This week’s recap discusses a couple of spoiler-rific moments from Tuesday night’s episode of Agent Carter. If you are not caught up, please come back after you’ve watched. We’ll still be here, honest. Otherwise proceed at your own peril.
Just when you thought you knew everything there was to know about Peggy Carter, “Smoke and Mirrors” and Fred come along to put everything on its ear.
Without the need to move a lot of plot around, Agent Carter took the time to shade in the backgrounds of our hero, Peggy, and this year’s big bad, Whitney Frost with the help of some flashbacks.
Flashbacks are a staple of the comic book world and effective when used correctly (looking at you last two seasons of Arrow). Here they added gravity to what was an otherwise fluffy episode that featured Jarvis getting tranqed, bad guys in trunks and Peggy and Sousa playing good cop/bad cop.
Frost’s backstory unfolded while she was getting a handle on her newfound dark powers are. Think mad scientist with a feminist twist. She started out as Agnes from Dirt Poor, Okla. Even at a young age, Agnes was the smartest person in every room she had ever been in (given that most of those rooms had her Blanche DuBois-wannabe mom and skeevy “Uncle” Bud in them, the bar wasn’t hard to clear). Still her intellect was off the charts.
Despite the fact Agnes was mechanically inclined and meticulous, no one in her life saw that value, certainly not her mother who was trading her body for food, clothing and shelter and who told her teenage daughter that a pretty face and a “smile” was how she was going make it in life.
Later on in California without so much as a quarter to her name, Agnes was discovered by a skeevy talent agent in front of a movie house (the “you’re much prettier when you smile line had to be like nails on a chalkboard to every woman watching, which was the desired effect). Sensing the chance to make money to continue her scientific endeavors, Agnes gave in and became what her mother told her what she was destined to be and Whitney Frost, movie star (evil genius) was born.
This played out cleverly against Peggy’s flashbacks, in which she always had someone in her life encouraging her to be exactly who she wanted to be, social standards be damned.
Lil Peggy was also a precocious little moppet. While not necessarily a tomboy, she was more active (rescuing maidens and slaying dragons) than young ladies of the “children should be seen not heard era” were. Her brother Michael was always there to spur her toward adventure despite her proper British mother’s protests to the contrary.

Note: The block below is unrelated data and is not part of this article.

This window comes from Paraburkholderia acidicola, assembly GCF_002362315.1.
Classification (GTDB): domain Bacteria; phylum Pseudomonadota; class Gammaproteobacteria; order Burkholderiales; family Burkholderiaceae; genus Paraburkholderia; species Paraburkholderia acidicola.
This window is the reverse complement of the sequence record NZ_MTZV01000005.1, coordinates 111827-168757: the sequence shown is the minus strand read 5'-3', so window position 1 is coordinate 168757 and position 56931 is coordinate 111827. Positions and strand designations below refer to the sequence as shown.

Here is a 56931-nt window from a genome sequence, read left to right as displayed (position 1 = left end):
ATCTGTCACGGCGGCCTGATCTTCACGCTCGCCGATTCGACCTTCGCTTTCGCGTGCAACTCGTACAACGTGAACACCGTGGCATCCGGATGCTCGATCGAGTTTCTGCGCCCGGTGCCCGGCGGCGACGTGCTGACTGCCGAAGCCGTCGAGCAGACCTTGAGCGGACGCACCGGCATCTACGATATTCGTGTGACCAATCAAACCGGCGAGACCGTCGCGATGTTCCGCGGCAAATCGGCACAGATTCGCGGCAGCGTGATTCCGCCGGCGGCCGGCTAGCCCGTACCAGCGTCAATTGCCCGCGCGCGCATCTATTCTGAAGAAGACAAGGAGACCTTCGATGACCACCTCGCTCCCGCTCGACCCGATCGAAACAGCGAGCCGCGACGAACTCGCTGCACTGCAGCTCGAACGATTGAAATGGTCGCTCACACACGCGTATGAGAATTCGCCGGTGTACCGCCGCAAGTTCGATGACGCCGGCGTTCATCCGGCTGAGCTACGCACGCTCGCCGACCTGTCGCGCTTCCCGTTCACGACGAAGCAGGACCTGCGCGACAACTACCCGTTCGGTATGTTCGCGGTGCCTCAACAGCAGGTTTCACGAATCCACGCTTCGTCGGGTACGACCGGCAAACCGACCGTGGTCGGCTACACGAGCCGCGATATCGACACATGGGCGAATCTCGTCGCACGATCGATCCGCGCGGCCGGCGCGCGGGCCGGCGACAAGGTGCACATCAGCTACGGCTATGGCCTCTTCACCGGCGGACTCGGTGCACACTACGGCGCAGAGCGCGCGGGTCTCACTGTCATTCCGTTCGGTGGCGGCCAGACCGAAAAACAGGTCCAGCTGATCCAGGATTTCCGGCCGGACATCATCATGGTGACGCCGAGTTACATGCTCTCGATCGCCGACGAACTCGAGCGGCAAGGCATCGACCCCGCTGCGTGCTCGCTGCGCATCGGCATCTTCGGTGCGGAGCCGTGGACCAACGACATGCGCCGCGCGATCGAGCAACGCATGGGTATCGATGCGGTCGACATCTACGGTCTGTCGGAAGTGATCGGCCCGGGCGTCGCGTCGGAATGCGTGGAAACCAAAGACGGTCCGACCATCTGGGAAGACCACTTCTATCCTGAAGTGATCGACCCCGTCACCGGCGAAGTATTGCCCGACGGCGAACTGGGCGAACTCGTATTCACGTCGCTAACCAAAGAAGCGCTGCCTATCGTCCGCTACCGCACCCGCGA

And then there was Fred, Peggy’s fiancé.
Oh yeah, Peggy was ready to marry long before that skinny kid from Brooklyn came into the picture. Ever the pragmatist, Peggy tried to split the difference between helping King and Country (being a code breaker during the early days of the war) and doing what was expected of her (settling down with Fred).
The person who knew Peggy best, knew better. When he found out that a service branch was created to train women as spies to train resistance forces in occupied territories, Michael, who was a front line soldier in 1940 (as opposed to the cowardly Fred who was REMF and proud of it), recommended her for the job.
While flattered with the offer and given her situation, Peggy thought that she was as likely to become a spy as she was to sprout wings and fly. Adventure wasn’t for a proper woman, but Michael knew she was always a fighter.
That all changed the day the soldiers drove up to the family house to inform Peggy’s parents about Michael’s grim fate on the battlefront. The white dress stayed on the stand, the diamond ring was placed on the dresser and the real Peggy Carter flew headlong to her destiny.
While a real departure from what Agent Carter has done to date the dual flashbacks didn’t feel extraneous because episode writer Sue Chung manages to both stich the two flashbacks together while still weaving them through the greater narrative beautifully. It would be nice to say that more glimpses into Peggy’s past would be welcome, but they would need to be as artfully done as this episode to make them worthwhile.